Most of us have a dentist. We go twice a year for cleanings. Once a year for x-rays. But for the state’s 800,000 low-income residents, finding a dentist is not so easy.

Harriotte Hurie Ranvig knows this firsthand.

"I had serious problems with a molar," she said.

Hurie Ranvig is blind, and she’s on MassHealth, the state’s Medicaid program.

"I needed a root canal and a crown, which together were upward of $3,000," she said. "And MassHealth didn’t cover that."

So Hurie Ranvig negotiated a payment plan with her family dentist -- it took her more than four years to pay off. And after all that, there were complications to the root canal and she had to have the tooth extracted.

"It got complicated because in reality, my dentist belonged to a group of dentists in Davis Square, and about five years ago those dentists decided that all their MassHealth recipients should go out to a clinic in Stoneham," she said.

The dentists decided to no longer accept MassHealth from patients older than 21 at their Somerville location. Hurie Ranvig would have to take two buses to get to their other clinic in Stoneham. Because she is blind, her dentist continued to treat her in Somerville.

"He still takes me, but my daughter, she goes to the one in Stoneham," she said.

The choice made by that group of dentists is not unique. In fact, most dentists in Massachusetts -- and the nation --  do not take Medicaid.

"There’s a different professional ethic within dentistry about serving the poor," said Nancy Turnbull, a health policy lecturer at the Harvard School for Public Health. "That’s not to say that there aren’t lots and lots of dentists who do feel an ethical and professional obligation to participate in the Medicaid program and provide care to the poor. My experience and observation is that that is less a part of the dental profession."

Turnbull says Medicaid is not financially as important to dentists as it is for other health care providers.

"There’s been diversification of services that many dentists provide and particularly cosmetic kinds of procedures -- teeth whitening --  there’s been an explosion of providing braces to adults," she said.

The explosion of cosmetic services like these can lead to a lucrative practice, especially for dentists whose patients are able to pay out-of-pocket.

"We have overheads, we have employees, we have rents, we have taxes, we have ever-increasing regulations we have to deal with," said Michael Wasserman, president of the Massachusetts Dental Society, which represents the majority of dentists in the state. "So people make their economic choices."

Only 35 percent of the society’s members accept Medicaid.

Wasserman blames it on MassHealth reimbursement rates, which he says are unreasonably low, and dental benefits that are limited for low-income adults.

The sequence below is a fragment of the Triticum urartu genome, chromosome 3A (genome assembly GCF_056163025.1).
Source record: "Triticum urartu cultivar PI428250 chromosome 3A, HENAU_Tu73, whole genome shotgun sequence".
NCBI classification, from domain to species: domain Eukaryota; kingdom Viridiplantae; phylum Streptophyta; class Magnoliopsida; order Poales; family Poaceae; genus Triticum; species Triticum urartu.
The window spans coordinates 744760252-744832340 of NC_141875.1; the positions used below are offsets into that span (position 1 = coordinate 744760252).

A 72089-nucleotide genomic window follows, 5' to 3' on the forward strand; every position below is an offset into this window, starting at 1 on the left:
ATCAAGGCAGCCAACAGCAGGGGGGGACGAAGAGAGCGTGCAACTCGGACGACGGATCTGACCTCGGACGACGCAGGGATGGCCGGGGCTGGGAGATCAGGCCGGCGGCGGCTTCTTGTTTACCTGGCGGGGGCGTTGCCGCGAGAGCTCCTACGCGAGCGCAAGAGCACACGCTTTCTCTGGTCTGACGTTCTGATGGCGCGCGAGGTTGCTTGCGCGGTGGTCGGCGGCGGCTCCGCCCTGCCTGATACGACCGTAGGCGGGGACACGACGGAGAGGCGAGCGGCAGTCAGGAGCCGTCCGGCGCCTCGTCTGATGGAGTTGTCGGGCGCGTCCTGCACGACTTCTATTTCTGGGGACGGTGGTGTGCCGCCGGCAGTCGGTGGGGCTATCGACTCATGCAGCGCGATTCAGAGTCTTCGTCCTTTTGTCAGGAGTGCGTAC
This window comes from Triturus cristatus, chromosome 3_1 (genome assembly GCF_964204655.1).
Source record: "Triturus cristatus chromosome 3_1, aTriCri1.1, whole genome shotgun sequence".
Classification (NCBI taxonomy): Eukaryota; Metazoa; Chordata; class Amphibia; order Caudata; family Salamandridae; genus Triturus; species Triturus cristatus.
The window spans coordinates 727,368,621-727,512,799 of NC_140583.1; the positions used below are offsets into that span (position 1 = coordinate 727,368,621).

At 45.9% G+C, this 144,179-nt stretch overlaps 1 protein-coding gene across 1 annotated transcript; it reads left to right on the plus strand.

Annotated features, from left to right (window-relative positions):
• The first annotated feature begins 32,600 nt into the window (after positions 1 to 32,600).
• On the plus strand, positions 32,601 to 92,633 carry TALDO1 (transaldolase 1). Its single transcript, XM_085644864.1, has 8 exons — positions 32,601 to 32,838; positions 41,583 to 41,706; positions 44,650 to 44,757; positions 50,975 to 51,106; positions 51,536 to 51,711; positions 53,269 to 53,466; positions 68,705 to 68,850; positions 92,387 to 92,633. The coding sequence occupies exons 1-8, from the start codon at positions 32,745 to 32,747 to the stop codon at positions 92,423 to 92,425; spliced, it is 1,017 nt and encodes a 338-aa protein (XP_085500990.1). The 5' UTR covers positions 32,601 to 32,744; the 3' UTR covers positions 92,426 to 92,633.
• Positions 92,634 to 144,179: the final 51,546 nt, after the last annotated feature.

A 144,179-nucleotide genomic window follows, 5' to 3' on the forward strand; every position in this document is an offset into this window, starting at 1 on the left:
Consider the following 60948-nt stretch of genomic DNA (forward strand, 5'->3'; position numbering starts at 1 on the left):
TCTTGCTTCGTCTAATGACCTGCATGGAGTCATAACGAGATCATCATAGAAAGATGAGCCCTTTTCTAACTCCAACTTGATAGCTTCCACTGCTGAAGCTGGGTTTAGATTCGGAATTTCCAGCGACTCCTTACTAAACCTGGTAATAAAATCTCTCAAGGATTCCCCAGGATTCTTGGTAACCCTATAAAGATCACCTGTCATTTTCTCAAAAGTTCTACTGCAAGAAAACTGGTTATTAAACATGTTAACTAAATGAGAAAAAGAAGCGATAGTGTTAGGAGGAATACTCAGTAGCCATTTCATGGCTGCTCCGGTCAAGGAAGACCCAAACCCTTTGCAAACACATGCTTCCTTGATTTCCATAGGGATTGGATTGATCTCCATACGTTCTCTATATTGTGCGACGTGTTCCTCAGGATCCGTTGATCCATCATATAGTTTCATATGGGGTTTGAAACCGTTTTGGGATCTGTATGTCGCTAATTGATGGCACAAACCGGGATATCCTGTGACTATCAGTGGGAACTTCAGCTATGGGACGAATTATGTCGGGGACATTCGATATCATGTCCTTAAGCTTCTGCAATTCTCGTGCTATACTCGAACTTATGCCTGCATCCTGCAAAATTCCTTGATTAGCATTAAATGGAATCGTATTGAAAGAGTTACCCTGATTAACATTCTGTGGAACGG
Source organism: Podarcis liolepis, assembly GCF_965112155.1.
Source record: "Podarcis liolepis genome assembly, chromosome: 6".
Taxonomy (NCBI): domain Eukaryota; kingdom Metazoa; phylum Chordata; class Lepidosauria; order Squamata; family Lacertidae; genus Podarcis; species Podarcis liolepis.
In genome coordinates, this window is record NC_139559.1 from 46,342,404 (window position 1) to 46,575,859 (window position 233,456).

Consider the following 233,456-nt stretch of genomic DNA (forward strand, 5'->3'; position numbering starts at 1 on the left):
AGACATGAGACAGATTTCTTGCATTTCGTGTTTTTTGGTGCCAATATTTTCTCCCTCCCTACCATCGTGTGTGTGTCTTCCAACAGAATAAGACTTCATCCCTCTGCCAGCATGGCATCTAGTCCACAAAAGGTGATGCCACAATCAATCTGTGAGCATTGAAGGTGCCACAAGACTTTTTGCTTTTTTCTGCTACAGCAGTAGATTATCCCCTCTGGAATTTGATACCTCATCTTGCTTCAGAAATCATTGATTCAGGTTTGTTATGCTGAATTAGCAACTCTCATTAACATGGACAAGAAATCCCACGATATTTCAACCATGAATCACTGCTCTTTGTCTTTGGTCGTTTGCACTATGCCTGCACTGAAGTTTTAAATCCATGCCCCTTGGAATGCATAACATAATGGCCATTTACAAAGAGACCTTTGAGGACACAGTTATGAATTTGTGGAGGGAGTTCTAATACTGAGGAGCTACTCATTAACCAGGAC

"It is a deterrent," he said. "People are going to come into their office. They’re not going to be able to do very much for them. With the little they can do, the reimbursement is not very good. So it’s a turnoff in terms of providing the care."

Wasserman accepts MassHealth at his practice in Pittsfield. He says that several years ago lawmakers made it possible for dentists to limit the number of Medicaid patients they accepted. This was done to calm a fear among dentists that if they accepted MassHealth, they would be flooded with low-income patients.

"So you get a certain number of patients and you say, I have enough," he said. "I don’t want to see anymore for now. You can basically what they call close the panel. If you want you could open it but you are allowed to limit the number of patients that you see."

Wasserman said this was a good incentive that helped increase the number of providers in the Massachusetts Dental Society who accept MassHealth patients. Still, access to dental care remains a major problem for the poor.

"There’s a tremendous need out there in the population," he said.

William Horgan, dental director at the Joseph Smith Community Health Center in Waltham and Allston, said community health centers are often the only reliable option for low-income patients to get dental care.

"We have a waiting list that’s a year and a half long," Horgan said.

Patients waiting on that list can eventually get dental services at a reduced rate, and pay on a sliding scale, based on their income. And if the patients are uninsured or underinsured, the center can bill the Health Safety Net – a reimbursement fund designed specifically for community health centers and hospitals. While the Health Safety Net does not cover all dental services, it does reimburse for many of the procedures MassHealth does not cover, including root canals, crowns and bridges for some teeth, as well as partial and full dentures.

But community health centers are maxed out with dental patients. Between its two locations, the Smith Community Health Center has seven dental chairs, but that’s not enough for the 800 patients they have on their waiting list. They recently received grant support for a new building, which will double the size of their dental clinics.

"Everybody in here is very excited about that because nobody feels the pressure more than we do," he said. "How would you like to tell someone that needed a filling or needed dentures, 'Well, I’m sorry, you’re going to have to wait six months before we can do it.' It’s a terrible thing you have to do day in and day out."

Horgan says that while access to care would be better for poor people if more dentists took Medicaid, it wouldn’t solve the problem -- not unless reimbursements are improved, and MassHealth dental coverage becomes more comprehensive.

"Society has to value this care more than it currently does," he said. "I think that’s really the bottom line."